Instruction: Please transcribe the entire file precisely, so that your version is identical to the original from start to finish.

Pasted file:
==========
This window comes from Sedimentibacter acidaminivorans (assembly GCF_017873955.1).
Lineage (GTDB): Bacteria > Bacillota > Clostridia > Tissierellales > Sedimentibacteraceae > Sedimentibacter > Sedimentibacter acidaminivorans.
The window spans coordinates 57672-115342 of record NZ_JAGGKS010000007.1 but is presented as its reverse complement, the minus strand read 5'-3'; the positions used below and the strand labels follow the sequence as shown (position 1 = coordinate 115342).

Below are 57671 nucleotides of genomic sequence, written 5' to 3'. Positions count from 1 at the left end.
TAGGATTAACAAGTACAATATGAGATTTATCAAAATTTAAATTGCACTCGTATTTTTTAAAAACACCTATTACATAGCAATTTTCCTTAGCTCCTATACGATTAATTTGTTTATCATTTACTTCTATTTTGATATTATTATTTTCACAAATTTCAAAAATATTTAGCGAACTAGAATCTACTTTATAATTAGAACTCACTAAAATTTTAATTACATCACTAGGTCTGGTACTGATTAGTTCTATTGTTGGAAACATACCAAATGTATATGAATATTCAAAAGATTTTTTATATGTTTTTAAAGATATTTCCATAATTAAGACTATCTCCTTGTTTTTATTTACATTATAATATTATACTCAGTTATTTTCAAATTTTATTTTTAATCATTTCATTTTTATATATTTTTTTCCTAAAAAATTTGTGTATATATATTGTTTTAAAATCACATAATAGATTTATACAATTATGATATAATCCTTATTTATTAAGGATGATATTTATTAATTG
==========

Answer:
This window comes from Sedimentibacter acidaminivorans (assembly GCF_017873955.1).
Lineage (GTDB): Bacteria > Bacillota > Clostridia > Tissierellales > Sedimentibacteraceae > Sedimentibacter > Sedimentibacter acidaminivorans.
The window spans coordinates 57672-115342 of record NZ_JAGGKS010000007.1 but is presented as its reverse complement, the minus strand read 5'-3'; the positions used below and the strand labels follow the sequence as shown (position 1 = coordinate 115342).

Below are 57671 nucleotides of genomic sequence, written 5' to 3'. Positions count from 1 at the left end.
TAGGATTAACAAGTACAATATGAGATTTATCAAAATTTAAATTGCACTCGTATTTTTTAAAAACACCTATTACATAGCAATTTTCCTTAGCTCCTATACGATTAATTTGTTTATCATTTACTTCTATTTTGATATTATTATTTTCACAAATTTCAAAAATATTTAGCGAACTAGAATCTACTTTATAATTAGAACTCACTAAAATTTTAATTACATCACTAGGTCTGGTACTGATTAGTTCTATTGTTGGAAACATACCAAATGTATATGAATATTCAAAAGATTTTTTATATGTTTTTAAAGATATTTCCATAATTAAGACTATCTCCTTGTTTTTATTTACATTATAATATTATACTCAGTTATTTTCAAATTTTATTTTTAATCATTTCATTTTTATATATTTTTTTCCTAAAAAATTTGTGTATATATATTGTTTTAAAATCACATAATAGATTTATACAATTATGATATAATCCTTATTTATTAAGGATGATATTTATTAATTG